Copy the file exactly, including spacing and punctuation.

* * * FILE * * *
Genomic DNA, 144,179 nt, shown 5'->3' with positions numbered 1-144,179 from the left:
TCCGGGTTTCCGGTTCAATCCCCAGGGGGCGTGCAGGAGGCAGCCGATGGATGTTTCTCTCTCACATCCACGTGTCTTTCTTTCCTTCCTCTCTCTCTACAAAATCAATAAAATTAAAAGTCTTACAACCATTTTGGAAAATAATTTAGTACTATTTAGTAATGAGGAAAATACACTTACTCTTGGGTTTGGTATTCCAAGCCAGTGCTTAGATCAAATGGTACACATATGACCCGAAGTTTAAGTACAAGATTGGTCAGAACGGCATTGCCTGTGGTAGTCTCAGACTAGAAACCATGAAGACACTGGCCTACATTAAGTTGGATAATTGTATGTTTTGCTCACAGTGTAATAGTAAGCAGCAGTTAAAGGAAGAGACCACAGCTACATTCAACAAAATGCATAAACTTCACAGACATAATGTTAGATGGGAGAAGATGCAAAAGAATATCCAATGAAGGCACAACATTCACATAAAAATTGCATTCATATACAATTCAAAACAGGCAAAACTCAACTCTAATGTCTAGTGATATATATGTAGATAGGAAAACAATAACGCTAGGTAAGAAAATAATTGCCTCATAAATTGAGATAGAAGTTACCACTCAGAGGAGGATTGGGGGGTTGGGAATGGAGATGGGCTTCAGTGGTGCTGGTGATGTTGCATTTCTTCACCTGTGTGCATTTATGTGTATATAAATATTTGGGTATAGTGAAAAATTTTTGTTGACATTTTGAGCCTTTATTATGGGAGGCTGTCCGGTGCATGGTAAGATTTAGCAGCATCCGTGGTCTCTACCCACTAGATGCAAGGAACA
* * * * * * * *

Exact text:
Genomic DNA, 144,179 nt, shown 5'->3' with positions numbered 1-144,179 from the left:
TCCGGGTTTCCGGTTCAATCCCCAGGGGGCGTGCAGGAGGCAGCCGATGGATGTTTCTCTCTCACATCCACGTGTCTTTCTTTCCTTCCTCTCTCTCTACAAAATCAATAAAATTAAAAGTCTTACAACCATTTTGGAAAATAATTTAGTACTATTTAGTAATGAGGAAAATACACTTACTCTTGGGTTTGGTATTCCAAGCCAGTGCTTAGATCAAATGGTACACATATGACCCGAAGTTTAAGTACAAGATTGGTCAGAACGGCATTGCCTGTGGTAGTCTCAGACTAGAAACCATGAAGACACTGGCCTACATTAAGTTGGATAATTGTATGTTTTGCTCACAGTGTAATAGTAAGCAGCAGTTAAAGGAAGAGACCACAGCTACATTCAACAAAATGCATAAACTTCACAGACATAATGTTAGATGGGAGAAGATGCAAAAGAATATCCAATGAAGGCACAACATTCACATAAAAATTGCATTCATATACAATTCAAAACAGGCAAAACTCAACTCTAATGTCTAGTGATATATATGTAGATAGGAAAACAATAACGCTAGGTAAGAAAATAATTGCCTCATAAATTGAGATAGAAGTTACCACTCAGAGGAGGATTGGGGGGTTGGGAATGGAGATGGGCTTCAGTGGTGCTGGTGATGTTGCATTTCTTCACCTGTGTGCATTTATGTGTATATAAATATTTGGGTATAGTGAAAAATTTTTGTTGACATTTTGAGCCTTTATTATGGGAGGCTGTCCGGTGCATGGTAAGATTTAGCAGCATCCGTGGTCTCTACCCACTAGATGCAAGGAACA